Note: These ideas have nothing to do with the predictable "It's socialism!" argument that'll be coming out of the right-wing media shills in the days ahead. When they run around like a bunch of Chicken Littles screaming, "It's socialism!", we say, "It's in the best interests of our nation for all of us to make a firm commitment to comprehensive health-care reform, so that all Americans have access to "quality affordable care." Don't be lured into their shark-infested "It's socialism!" waters.

Funding of solution:

  • Funded in part by addressing/eliminating inefficiencies in current health care delivery system. (Not in 2.24 speech, but subsequently revealed in Obama's 10-year budget outline): Proposed cost savings in Medicare, Medicaid and other health programs, savings that are predicted in part to be a result of investment in electronic health records & other new technology.
  • (Not in 2.24 speech, but subsequently revealed in Obama's 10-year budget outline): Proposed reductions in Bush tax cuts on households with incomes over $250,000/year; would reimpose previous tax liabilities on corporations and America's richest taxpayers. Specifically, would more strictly limit itemized deductions of taxpayers in the 35 percent bracket, who now get a bigger tax break than middle-income people. This proposed Bush-era tax cut reduction for the wealthy would result in high-income people getting the same tax break as middle-income people for claiming the same deductions or making the same charitable contributions.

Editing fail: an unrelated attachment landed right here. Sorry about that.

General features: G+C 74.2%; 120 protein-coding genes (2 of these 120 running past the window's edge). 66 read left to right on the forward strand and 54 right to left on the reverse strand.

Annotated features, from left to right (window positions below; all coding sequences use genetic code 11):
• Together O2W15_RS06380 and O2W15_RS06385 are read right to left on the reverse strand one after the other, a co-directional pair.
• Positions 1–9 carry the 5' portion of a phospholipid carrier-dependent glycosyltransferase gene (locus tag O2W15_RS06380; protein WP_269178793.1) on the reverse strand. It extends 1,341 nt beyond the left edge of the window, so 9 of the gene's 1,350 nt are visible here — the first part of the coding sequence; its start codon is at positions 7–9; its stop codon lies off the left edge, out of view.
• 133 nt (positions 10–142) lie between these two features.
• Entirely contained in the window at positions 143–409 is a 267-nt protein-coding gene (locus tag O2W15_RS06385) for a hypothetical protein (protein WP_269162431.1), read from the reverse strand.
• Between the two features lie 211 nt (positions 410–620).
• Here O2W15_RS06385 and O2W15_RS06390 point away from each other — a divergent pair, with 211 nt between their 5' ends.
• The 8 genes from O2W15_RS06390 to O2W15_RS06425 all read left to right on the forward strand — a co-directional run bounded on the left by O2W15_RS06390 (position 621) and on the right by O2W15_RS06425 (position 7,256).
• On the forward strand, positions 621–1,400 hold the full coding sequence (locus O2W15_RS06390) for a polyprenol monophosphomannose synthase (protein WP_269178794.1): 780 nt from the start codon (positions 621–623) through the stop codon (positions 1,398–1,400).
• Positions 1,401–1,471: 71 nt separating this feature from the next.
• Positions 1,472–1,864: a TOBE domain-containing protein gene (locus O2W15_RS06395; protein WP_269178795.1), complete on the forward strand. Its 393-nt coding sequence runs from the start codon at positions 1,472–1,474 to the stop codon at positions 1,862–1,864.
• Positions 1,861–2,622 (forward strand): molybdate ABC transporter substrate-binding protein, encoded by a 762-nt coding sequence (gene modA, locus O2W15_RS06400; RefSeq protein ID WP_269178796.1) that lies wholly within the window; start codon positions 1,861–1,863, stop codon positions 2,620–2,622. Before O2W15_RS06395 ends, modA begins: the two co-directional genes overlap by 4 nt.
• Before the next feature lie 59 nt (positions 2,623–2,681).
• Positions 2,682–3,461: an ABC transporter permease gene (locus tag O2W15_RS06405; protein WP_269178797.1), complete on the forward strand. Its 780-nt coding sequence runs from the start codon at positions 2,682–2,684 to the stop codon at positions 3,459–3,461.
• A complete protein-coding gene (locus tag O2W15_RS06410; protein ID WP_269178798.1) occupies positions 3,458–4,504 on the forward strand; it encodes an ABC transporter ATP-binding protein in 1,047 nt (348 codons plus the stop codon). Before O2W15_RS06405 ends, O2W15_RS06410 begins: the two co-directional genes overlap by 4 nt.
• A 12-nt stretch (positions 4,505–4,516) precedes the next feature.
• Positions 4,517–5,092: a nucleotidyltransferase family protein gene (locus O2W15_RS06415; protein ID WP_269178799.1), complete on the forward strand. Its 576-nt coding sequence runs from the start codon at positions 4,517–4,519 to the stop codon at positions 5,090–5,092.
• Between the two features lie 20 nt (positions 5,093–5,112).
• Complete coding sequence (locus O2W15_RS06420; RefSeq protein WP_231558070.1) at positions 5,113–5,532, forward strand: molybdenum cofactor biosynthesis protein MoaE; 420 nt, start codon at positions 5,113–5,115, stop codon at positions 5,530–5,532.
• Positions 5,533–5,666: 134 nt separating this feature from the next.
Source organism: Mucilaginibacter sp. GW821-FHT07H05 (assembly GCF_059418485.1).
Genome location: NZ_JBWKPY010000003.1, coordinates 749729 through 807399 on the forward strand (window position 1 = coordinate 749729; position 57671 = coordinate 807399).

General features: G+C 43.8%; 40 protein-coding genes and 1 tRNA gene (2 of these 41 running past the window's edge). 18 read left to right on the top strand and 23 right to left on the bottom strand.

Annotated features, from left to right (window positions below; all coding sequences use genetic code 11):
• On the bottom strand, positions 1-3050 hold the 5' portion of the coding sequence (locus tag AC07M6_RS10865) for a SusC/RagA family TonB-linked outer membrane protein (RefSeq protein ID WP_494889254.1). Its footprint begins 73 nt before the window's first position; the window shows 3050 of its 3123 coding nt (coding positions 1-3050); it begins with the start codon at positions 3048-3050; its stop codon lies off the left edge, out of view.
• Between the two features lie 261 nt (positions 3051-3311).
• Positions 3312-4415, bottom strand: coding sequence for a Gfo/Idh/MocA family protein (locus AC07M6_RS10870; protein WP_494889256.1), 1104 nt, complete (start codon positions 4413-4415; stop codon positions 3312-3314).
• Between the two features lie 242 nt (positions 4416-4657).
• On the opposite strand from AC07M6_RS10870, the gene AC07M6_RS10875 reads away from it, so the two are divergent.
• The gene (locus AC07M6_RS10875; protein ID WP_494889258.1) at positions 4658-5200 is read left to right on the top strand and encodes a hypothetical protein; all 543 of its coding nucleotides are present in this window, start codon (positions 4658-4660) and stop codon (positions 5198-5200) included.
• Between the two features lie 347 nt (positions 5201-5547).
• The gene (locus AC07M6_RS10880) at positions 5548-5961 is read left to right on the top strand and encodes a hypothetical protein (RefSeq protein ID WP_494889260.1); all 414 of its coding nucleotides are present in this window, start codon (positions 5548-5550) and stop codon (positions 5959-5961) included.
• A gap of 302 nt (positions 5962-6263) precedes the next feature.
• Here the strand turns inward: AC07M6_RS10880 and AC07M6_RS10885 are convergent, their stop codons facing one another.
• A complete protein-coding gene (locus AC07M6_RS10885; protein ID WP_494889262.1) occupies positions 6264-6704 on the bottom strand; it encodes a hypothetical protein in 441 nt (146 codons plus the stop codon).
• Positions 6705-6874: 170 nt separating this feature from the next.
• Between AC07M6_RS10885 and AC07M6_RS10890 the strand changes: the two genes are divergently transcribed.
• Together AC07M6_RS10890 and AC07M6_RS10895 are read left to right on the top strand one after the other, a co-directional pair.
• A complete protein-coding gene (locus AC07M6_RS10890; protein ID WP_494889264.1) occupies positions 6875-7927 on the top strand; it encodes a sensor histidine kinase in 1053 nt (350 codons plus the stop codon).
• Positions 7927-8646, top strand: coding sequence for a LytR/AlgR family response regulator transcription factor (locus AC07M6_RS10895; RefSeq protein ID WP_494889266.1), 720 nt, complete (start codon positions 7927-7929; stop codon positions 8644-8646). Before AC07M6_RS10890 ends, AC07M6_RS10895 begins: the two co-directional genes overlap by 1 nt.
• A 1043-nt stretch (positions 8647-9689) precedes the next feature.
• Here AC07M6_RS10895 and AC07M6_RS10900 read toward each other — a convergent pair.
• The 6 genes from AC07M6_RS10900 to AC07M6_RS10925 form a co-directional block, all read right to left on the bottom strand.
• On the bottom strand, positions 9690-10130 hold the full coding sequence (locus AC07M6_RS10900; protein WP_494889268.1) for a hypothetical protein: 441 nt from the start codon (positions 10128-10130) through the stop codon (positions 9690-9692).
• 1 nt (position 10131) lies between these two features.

• (Not in 2.24 speech, but subsequently revealed in Obama's 10-year budget outline): Proposed requirement for drug companies to give bigger discounts to Medicaid. Currently, drugmakers provide a discount to Medicaid of a minimum 15.1 percent of the average manufacturer price for a brand-name product. Obama's proposal would increase Medicaid's minimum discount by drugmakers to 22.1 percent.
  • (Not in 2.24 speech, but subsequently revealed in Obama's 10-year budget outline): Proposed cut in Medicare payments to health insurance companies that receive private premium payments from Medicare beneficiaries for private coverage outside of Medicare. In other words, Obama wants to disallow health insurance companies from being able to receive full Medicare payments for their private premium-paying Medicare beneficiaries.

Note: The costly inefficiencies in our current health-care system have become increasingly worse despite their being increasingly controlled by free market forces over the past 40 years. The increasing control over our health-care costs by private industry is the result of deregulation of the health-care industry beginning with Nixon in the 1970s. While it would not be fair to blame all health-care cost increases on private industry, it is absolutely fair to hold them accountable for the increasing control over these costs.

Other desirable consequence of comprehensive health care-reform:

  • reduction in federal deficit

What fiscal conservative wouldn't like this consequence of Obama's plan for health-care reform?!

Who will participate in the decision-making process for health-care reform?

  • businesses
  • workers
  • doctors
  • health care providers
  • Democrats
  • Republicans